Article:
Dr. Navina Haidar serves as a Curator of Islamic Art at the Metropolitan Museum of Art. An Oxford-educated scholar who has worked in this institution for over a decade, Dr. Haidar oversees with three other curators one of the most comprehensive collections of Islamic Art in the western world.
On November first, 2011, a year before the Louvre re-opened its refurbished Islamic art department, New York City’s iconic Metropolitan Museum of Art offered the public its Islamic galleries as “Arab Lands, Turkey, Iran, Central Asia, and Later South-Asia”.
The 12,000 items in the Met’s Islamic collection cover a period of over 13 centuries and great geographical diversity – Middle East, Asia, Europe and North Africa. The mediums themselves are equally diverse, including works of calligraphy, metalwork, ceramics, painting and carpets. The visitor can witness both religious and secular artifacts, with an emphasis laid upon the cultural link between the different items, in spite of their historical or geographical diversity.
What is your academic background? What was your Ph.D. subject? What led you to focus on Islamic art?
I did my D.Phil in Indian painting at the University of Oxford. My focus was on the Rajput school of Kishangarh for which I had to also study Mughal and Persian painting and work with Persian as well as Braj sources. So when I got a job in the Islamic department here at the Met I was not a typical Islamicist at all and had to learn a great deal on my own. The Met’s collection of Mughal painting lies in the holdings of the Islamic department and I suppose that is why I was somewhat qualified for the position. The Islamic art field is somewhat dependent on an argument-based approach – the argument being Islam – rather than a natural coalescence of period/style/region/media which usually defines other fields. Therefore in order to work within Islamic art one has to engage with its scholarly and sometimes ideological parameters quite a lot.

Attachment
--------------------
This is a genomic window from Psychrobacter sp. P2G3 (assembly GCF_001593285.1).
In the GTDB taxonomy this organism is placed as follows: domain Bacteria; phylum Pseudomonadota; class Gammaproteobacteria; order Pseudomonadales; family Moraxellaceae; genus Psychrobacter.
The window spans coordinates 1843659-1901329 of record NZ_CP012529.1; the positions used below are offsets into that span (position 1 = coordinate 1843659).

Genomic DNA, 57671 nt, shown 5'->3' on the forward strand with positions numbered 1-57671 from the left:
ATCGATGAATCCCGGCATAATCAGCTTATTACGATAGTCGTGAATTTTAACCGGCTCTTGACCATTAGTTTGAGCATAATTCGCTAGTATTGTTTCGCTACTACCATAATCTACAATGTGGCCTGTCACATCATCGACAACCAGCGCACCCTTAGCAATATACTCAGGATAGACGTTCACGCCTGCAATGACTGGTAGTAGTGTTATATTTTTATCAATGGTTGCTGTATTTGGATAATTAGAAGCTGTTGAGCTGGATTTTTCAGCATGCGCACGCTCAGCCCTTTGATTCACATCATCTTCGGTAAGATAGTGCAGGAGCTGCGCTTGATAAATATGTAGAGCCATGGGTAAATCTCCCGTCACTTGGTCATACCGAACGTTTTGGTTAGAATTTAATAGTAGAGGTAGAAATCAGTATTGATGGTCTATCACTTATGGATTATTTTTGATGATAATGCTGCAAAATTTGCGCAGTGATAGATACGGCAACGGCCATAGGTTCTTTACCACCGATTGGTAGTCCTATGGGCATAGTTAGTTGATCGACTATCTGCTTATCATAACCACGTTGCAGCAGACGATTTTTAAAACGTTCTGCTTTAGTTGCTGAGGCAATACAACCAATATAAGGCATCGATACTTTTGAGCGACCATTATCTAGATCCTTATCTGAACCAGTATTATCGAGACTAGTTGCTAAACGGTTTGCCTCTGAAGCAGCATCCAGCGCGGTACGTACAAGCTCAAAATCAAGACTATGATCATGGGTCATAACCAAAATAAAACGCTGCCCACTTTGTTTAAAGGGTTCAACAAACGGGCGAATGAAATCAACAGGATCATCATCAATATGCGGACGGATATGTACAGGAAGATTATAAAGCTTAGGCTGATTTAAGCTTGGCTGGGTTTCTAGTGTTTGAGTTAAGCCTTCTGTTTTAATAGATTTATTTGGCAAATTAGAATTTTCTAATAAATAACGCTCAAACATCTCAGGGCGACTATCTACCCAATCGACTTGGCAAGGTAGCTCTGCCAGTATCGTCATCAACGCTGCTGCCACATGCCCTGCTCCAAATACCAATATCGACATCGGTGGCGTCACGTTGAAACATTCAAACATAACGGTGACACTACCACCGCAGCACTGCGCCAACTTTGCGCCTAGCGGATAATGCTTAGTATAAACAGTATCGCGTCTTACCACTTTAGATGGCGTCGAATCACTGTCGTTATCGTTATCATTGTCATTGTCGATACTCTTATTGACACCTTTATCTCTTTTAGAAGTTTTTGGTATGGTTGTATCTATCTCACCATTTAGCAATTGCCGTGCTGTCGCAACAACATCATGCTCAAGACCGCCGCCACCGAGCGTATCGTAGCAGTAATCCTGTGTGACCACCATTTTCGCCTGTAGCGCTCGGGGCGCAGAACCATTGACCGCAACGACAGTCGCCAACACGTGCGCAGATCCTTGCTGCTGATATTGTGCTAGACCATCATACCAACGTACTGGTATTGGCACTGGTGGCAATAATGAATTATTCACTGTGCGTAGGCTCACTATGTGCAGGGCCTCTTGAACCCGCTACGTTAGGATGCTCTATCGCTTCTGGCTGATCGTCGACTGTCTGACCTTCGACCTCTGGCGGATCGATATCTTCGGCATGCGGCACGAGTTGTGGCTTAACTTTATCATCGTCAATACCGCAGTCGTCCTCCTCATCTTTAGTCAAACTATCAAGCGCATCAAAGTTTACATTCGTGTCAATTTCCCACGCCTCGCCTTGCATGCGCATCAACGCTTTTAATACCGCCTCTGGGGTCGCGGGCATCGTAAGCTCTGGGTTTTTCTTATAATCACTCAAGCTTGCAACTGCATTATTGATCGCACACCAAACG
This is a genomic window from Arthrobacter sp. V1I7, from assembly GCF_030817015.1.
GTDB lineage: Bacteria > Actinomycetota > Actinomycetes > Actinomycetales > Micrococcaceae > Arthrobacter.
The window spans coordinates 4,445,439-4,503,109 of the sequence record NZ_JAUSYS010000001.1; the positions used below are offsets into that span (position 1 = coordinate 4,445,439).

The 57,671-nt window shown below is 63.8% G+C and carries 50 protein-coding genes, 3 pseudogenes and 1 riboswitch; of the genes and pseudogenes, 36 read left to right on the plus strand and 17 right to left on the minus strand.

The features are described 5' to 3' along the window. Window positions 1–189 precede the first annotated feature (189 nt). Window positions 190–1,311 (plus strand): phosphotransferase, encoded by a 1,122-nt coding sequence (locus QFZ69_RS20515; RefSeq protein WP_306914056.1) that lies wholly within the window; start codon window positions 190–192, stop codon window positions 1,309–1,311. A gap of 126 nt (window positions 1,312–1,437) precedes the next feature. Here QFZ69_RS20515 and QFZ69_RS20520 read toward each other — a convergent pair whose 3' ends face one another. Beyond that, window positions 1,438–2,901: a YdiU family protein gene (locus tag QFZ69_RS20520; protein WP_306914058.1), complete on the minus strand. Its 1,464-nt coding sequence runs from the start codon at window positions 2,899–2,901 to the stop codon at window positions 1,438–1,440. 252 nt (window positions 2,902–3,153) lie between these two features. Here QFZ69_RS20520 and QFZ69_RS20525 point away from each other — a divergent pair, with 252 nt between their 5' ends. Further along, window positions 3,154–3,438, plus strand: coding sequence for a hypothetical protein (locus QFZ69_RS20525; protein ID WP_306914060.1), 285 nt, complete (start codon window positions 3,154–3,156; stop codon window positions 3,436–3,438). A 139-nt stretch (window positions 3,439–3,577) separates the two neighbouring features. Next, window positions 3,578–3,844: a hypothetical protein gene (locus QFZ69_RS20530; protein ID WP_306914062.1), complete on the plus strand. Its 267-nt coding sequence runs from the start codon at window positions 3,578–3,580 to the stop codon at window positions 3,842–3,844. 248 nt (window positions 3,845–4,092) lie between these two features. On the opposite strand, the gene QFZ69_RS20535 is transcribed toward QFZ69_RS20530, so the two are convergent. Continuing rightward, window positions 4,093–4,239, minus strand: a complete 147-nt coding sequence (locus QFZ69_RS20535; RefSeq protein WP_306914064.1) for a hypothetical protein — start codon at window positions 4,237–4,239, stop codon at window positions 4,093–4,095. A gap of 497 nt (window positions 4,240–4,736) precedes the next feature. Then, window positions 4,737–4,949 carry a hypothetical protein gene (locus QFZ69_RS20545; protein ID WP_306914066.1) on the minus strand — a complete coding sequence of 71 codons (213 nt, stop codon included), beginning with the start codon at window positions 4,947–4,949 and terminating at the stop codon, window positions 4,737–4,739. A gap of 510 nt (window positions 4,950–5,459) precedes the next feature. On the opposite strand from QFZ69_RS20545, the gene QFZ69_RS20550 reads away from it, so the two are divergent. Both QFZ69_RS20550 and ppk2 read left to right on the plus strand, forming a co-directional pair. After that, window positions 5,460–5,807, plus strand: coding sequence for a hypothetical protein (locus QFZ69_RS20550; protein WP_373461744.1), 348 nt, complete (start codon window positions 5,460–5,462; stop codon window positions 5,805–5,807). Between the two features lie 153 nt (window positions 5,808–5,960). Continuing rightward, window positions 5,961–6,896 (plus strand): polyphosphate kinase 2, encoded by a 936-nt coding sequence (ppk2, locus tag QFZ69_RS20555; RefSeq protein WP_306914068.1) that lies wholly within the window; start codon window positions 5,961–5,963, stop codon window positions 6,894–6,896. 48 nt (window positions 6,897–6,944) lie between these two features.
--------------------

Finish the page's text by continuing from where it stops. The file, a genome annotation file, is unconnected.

How long have you been curator of the Met? What kind of responsibilities do you fulfill? Has the refurbishing of the Islamic galleries occupied you full time or do you have other projects going on?
I have been a curator here for about 14 years. My responsibilities include research, writing, care of the collections, acquisitions, exhibitions, communications and many other activities. I have been very busy with the Islamic galleries for almost 10 years! But I am also working on an exhibition on the art of India’s Deccan sultans, and have curated other shows in the course of the gallery planning too.
How were the Met’s Islamic art collections displayed before? Could you comment of the main differences this new museography conveys?
Previously the galleries were more linear and emphasized the role of Islam, subsuming regional and other variations to some degree, in the interest of a civilizational theme. They were more didactic in nature and the groupings of objects emphasized the movement of motifs across different media. The new galleries are more diverse, emphasizing the regional variety and cultural individuality of the Arab, Turkic, Persian and Indic spheres. They offer several routes through the spaces, one tracing the course of Islamic civilization as the old galleries did, but others which allow the spaces to be experienced as individual ones. Physically the layout is different, more circular this time with natural light coming in through the inner ring.
The new galleries are outstandingly elegant and original, conveying a sort of intimacy. Such proximity with the objects creates a peculiar atmosphere – does it reflect the fact the Islamic art has been overlooked or misunderstood? Why did you make these galleries different from a ‘traditional’ presentation, for instance by offering Islamic architecture within the display?